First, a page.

Mahmood outlines a set of concepts that are historically central to the workings of secularism and elucidates how they facilitate outcomes that often differ starkly from our expectations. She shows how, because our commitments to religious liberty and equality have worked through these concepts, distinctions between majorities and minorities will be continually made and increasingly entrenched within social life, a process that thereby fosters conflict along the very lines that secularism promises to at least diminish if not dissolve. The answer to sectarian conflicts cannot therefore be more or better secularism, since it is secularism itself that shapes and provokes their current forms. That, as I understand it, is her overall thesis, and I found her arguments on its behalf to be powerfully persuasive. Embedded within her thesis is a potentially profound challenge to a set of claims that are strongly promoted by some theorists of secularism and many political liberals: that a harmonious religious pluralism can be achieved by finding shared foundational societal values, and that this can be done through an overlapping consensus.Read the rest of Thinking with Saba Mahmood.
Hussein Ali Agrama
Hussein Ali Agrama is Associate Professor of anthropology at the University of Chicago. His research focuses on anthropology of law, religion, Islam and the Middle East. His most recent book is titled Questioning Secularism: Islam at Law in Modern Egypt (2012).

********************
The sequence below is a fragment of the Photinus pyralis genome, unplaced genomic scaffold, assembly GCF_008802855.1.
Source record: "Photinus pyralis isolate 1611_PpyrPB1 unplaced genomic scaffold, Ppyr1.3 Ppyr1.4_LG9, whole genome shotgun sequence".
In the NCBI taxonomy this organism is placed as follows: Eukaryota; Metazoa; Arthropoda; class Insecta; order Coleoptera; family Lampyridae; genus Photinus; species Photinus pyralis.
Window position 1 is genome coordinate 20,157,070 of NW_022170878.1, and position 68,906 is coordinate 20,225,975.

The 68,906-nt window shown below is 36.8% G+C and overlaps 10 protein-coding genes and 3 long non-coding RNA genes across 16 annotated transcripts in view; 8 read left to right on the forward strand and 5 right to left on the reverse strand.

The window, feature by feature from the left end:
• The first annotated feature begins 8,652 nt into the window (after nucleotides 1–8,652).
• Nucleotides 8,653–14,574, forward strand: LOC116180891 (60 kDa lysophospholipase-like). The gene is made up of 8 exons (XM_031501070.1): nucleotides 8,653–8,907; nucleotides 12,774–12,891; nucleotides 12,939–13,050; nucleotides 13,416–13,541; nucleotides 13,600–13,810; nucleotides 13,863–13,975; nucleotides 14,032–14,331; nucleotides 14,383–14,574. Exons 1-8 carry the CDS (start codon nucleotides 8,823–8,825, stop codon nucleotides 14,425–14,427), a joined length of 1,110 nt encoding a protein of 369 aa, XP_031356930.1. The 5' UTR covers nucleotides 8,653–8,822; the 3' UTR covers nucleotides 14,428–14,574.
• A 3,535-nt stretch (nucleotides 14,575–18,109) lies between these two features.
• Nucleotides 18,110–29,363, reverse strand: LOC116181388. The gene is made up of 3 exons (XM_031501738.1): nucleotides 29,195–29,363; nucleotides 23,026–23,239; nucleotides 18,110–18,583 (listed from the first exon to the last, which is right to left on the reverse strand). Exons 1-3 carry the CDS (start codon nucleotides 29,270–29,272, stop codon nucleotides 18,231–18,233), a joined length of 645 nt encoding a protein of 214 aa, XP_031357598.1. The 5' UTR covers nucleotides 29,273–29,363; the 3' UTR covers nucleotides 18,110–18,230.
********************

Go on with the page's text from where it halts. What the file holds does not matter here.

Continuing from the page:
Posts by Hussein Ali Agrama:
I would like to begin with a famous case in Egypt that, though over a decade and a half old, remains salient for thinking about religious freedom. This is the apostasy case of Nasr Abu Zayd, the professor of Arabic and Islamic studies who was declared an apostate by the Egyptian courts, and whose marriage was forcibly annulled as a result. The case was raised using a highly controversial principle within Egyptian law, and much of the debate was about whether its use was acceptable within this case. This principle was called hisba, and it technically means, “the commanding of the good when its practice is manifestly neglected, and the forbidding of the detestable when its practice becomes manifest.”Read the rest of Religious freedom as a binding practice of suspicion.
Why have I chosen the term “asecular,” and not, say, “non-secular” or “post-secular,” to describe the power manifested by these protests? The term “non-secular” is too easily confused with the notion of the religious. And unlike post-secularity, asecularity is not a temporal marker. It allows for the possibility that asecularity has, in different forms, always been with us, even from within the traditions from which state secularity arises. Explorations of post-secularity typically try to identify the emergence of new norms. Such attempts fail to recognize that the process of identifying and distinguishing secular from non-secular norms is part of what secularism is, and that this process is integral to its power. In contrast, the term asecularity specifies a situation not where norms are no longer secular, but where the questions against which such norms are adduced and contested as answers are no longer seen as necessary.Read the rest of Asecular revolution.